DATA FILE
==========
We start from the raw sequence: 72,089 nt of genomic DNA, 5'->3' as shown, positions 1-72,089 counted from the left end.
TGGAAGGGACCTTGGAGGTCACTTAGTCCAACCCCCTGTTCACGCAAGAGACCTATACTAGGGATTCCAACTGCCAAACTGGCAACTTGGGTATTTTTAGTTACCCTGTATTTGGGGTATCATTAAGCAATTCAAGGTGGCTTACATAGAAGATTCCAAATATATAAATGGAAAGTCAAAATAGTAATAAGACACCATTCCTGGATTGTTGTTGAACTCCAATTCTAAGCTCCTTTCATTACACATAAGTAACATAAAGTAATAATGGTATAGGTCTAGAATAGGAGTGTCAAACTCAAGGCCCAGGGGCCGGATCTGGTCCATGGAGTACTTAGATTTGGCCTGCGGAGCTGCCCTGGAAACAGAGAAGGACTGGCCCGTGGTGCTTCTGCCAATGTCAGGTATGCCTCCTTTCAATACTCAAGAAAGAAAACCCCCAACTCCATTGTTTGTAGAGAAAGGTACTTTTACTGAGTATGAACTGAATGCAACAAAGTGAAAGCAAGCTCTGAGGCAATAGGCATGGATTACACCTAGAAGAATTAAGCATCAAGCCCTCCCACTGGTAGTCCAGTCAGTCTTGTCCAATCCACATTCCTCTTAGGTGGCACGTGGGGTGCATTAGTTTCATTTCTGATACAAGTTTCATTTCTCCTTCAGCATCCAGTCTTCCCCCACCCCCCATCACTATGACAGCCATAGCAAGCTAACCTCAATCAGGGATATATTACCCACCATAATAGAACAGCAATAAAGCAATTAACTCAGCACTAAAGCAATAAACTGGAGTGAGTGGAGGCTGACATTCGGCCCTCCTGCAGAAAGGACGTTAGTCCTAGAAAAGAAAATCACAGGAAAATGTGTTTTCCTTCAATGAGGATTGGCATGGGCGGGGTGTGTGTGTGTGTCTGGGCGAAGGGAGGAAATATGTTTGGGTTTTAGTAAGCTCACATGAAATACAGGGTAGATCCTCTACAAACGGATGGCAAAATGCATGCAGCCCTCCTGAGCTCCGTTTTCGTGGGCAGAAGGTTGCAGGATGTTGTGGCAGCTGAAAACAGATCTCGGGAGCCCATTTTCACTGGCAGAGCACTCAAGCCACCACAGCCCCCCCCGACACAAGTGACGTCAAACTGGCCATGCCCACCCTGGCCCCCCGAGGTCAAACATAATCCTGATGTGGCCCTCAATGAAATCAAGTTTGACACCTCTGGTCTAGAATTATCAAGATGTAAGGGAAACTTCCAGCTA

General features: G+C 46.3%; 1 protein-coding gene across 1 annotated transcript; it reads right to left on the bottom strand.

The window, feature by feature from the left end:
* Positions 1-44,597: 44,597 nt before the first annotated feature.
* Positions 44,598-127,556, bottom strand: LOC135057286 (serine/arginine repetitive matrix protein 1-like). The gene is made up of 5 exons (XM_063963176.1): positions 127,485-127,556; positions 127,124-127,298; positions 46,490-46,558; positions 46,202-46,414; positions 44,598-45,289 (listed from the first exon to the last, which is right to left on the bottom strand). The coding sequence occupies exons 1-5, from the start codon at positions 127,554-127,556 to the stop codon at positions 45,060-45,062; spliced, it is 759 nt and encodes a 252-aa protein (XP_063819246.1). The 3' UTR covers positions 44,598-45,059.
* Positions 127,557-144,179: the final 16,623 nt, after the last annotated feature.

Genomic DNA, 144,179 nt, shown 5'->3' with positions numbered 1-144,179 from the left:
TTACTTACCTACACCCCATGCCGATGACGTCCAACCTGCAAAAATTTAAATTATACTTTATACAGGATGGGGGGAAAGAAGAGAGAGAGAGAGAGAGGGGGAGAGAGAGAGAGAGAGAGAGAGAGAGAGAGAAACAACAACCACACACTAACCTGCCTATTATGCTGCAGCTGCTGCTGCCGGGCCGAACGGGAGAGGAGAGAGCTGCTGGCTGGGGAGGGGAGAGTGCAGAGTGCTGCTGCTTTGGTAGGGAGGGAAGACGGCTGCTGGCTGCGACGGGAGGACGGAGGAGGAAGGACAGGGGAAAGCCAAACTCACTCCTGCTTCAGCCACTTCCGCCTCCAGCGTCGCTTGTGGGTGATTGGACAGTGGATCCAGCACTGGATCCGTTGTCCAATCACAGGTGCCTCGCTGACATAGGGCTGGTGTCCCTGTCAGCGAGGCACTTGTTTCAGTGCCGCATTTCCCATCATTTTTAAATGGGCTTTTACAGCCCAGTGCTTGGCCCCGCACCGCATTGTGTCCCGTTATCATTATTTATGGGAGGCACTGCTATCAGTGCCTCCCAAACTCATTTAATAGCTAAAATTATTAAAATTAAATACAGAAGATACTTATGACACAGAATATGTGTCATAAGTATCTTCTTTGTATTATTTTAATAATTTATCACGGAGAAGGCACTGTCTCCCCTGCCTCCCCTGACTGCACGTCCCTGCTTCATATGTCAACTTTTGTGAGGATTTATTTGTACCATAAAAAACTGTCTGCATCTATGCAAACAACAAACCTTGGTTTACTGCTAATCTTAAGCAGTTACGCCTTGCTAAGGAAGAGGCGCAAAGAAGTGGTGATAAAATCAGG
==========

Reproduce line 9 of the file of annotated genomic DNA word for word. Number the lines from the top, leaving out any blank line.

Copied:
TTACTTACCTACACCCCATGCCGATGACGTCCAACCTGCAAAAATTTAAATTATACTTTATACAGGATGGGGGGAAAGAAGAGAGAGAGAGAGAGAGGGGGAGAGAGAGAGAGAGAGAGAGAGAGAGAGAGAAACAACAACCACACACTAACCTGCCTATTATGCTGCAGCTGCTGCTGCCGGGCCGAACGGGAGAGGAGAGAGCTGCTGGCTGGGGAGGGGAGAGTGCAGAGTGCTGCTGCTTTGGTAGGGAGGGAAGACGGCTGCTGGCTGCGACGGGAGGACGGAGGAGGAAGGACAGGGGAAAGCCAAACTCACTCCTGCTTCAGCCACTTCCGCCTCCAGCGTCGCTTGTGGGTGATTGGACAGTGGATCCAGCACTGGATCCGTTGTCCAATCACAGGTGCCTCGCTGACATAGGGCTGGTGTCCCTGTCAGCGAGGCACTTGTTTCAGTGCCGCATTTCCCATCATTTTTAAATGGGCTTTTACAGCCCAGTGCTTGGCCCCGCACCGCATTGTGTCCCGTTATCATTATTTATGGGAGGCACTGCTATCAGTGCCTCCCAAACTCATTTAATAGCTAAAATTATTAAAATTAAATACAGAAGATACTTATGACACAGAATATGTGTCATAAGTATCTTCTTTGTATTATTTTAATAATTTATCACGGAGAAGGCACTGTCTCCCCTGCCTCCCCTGACTGCACGTCCCTGCTTCATATGTCAACTTTTGTGAGGATTTATTTGTACCATAAAAAACTGTCTGCATCTATGCAAACAACAAACCTTGGTTTACTGCTAATCTTAAGCAGTTACGCCTTGCTAAGGAAGAGGCGCAAAGAAGTGGTGATAAAATCAGG